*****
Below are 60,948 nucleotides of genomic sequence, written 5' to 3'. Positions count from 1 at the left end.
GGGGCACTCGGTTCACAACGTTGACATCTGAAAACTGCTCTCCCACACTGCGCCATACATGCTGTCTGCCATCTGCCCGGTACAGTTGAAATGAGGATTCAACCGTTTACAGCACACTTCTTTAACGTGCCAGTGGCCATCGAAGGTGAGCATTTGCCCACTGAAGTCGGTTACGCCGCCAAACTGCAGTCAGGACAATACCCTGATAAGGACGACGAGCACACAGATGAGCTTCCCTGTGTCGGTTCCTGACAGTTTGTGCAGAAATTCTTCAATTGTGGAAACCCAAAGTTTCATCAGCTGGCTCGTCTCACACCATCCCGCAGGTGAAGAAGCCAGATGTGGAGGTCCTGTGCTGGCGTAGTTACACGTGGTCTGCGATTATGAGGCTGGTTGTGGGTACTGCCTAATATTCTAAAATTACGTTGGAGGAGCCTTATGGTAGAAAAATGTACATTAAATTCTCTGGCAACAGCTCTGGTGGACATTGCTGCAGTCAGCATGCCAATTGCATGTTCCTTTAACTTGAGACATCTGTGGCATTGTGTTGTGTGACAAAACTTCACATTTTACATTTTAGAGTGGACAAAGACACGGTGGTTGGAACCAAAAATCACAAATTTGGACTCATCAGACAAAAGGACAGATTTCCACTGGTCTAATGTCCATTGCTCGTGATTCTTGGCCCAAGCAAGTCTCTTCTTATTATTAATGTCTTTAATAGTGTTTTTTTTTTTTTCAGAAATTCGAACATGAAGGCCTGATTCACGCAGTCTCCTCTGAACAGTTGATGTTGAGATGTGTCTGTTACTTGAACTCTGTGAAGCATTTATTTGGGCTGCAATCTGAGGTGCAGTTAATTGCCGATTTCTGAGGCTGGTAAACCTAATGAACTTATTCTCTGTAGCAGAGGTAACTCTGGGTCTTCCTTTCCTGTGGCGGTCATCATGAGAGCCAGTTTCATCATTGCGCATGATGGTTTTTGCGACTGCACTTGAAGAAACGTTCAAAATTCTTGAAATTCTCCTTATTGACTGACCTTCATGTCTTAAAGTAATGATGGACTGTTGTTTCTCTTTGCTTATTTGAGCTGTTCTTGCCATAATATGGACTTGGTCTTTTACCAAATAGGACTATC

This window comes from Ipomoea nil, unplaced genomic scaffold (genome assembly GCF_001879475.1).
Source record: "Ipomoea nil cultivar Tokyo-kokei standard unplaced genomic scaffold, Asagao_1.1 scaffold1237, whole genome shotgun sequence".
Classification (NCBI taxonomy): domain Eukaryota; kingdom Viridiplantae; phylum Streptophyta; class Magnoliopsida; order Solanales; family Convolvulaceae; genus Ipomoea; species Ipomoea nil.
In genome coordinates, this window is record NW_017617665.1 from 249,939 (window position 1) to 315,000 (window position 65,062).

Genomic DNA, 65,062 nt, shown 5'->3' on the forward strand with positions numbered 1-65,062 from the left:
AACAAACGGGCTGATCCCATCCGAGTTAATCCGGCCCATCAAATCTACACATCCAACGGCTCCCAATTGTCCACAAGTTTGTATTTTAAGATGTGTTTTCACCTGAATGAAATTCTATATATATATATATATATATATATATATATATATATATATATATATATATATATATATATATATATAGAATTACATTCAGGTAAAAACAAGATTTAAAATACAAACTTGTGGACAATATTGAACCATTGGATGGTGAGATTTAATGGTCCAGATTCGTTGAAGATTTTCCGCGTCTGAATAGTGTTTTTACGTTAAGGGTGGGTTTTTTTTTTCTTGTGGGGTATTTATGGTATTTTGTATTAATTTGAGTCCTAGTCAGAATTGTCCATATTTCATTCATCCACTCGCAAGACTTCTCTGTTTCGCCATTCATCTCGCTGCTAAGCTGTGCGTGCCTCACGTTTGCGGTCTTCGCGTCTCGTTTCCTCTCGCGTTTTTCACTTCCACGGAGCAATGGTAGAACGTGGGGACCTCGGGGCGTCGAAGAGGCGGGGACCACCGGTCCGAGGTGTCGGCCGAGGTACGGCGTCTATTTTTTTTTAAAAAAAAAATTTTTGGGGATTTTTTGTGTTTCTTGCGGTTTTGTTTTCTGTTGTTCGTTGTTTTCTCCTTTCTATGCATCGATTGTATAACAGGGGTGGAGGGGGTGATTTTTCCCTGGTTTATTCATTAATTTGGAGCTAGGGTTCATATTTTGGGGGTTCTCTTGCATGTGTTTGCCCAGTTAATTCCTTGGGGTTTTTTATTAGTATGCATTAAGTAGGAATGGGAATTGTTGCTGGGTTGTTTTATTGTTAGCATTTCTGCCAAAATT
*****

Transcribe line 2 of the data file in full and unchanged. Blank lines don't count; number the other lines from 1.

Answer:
GGGGCACTCGGTTCACAACGTTGACATCTGAAAACTGCTCTCCCACACTGCGCCATACATGCTGTCTGCCATCTGCCCGGTACAGTTGAAATGAGGATTCAACCGTTTACAGCACACTTCTTTAACGTGCCAGTGGCCATCGAAGGTGAGCATTTGCCCACTGAAGTCGGTTACGCCGCCAAACTGCAGTCAGGACAATACCCTGATAAGGACGACGAGCACACAGATGAGCTTCCCTGTGTCGGTTCCTGACAGTTTGTGCAGAAATTCTTCAATTGTGGAAACCCAAAGTTTCATCAGCTGGCTCGTCTCACACCATCCCGCAGGTGAAGAAGCCAGATGTGGAGGTCCTGTGCTGGCGTAGTTACACGTGGTCTGCGATTATGAGGCTGGTTGTGGGTACTGCCTAATATTCTAAAATTACGTTGGAGGAGCCTTATGGTAGAAAAATGTACATTAAATTCTCTGGCAACAGCTCTGGTGGACATTGCTGCAGTCAGCATGCCAATTGCATGTTCCTTTAACTTGAGACATCTGTGGCATTGTGTTGTGTGACAAAACTTCACATTTTACATTTTAGAGTGGACAAAGACACGGTGGTTGGAACCAAAAATCACAAATTTGGACTCATCAGACAAAAGGACAGATTTCCACTGGTCTAATGTCCATTGCTCGTGATTCTTGGCCCAAGCAAGTCTCTTCTTATTATTAATGTCTTTAATAGTGTTTTTTTTTTTTTCAGAAATTCGAACATGAAGGCCTGATTCACGCAGTCTCCTCTGAACAGTTGATGTTGAGATGTGTCTGTTACTTGAACTCTGTGAAGCATTTATTTGGGCTGCAATCTGAGGTGCAGTTAATTGCCGATTTCTGAGGCTGGTAAACCTAATGAACTTATTCTCTGTAGCAGAGGTAACTCTGGGTCTTCCTTTCCTGTGGCGGTCATCATGAGAGCCAGTTTCATCATTGCGCATGATGGTTTTTGCGACTGCACTTGAAGAAACGTTCAAAATTCTTGAAATTCTCCTTATTGACTGACCTTCATGTCTTAAAGTAATGATGGACTGTTGTTTCTCTTTGCTTATTTGAGCTGTTCTTGCCATAATATGGACTTGGTCTTTTACCAAATAGGACTATC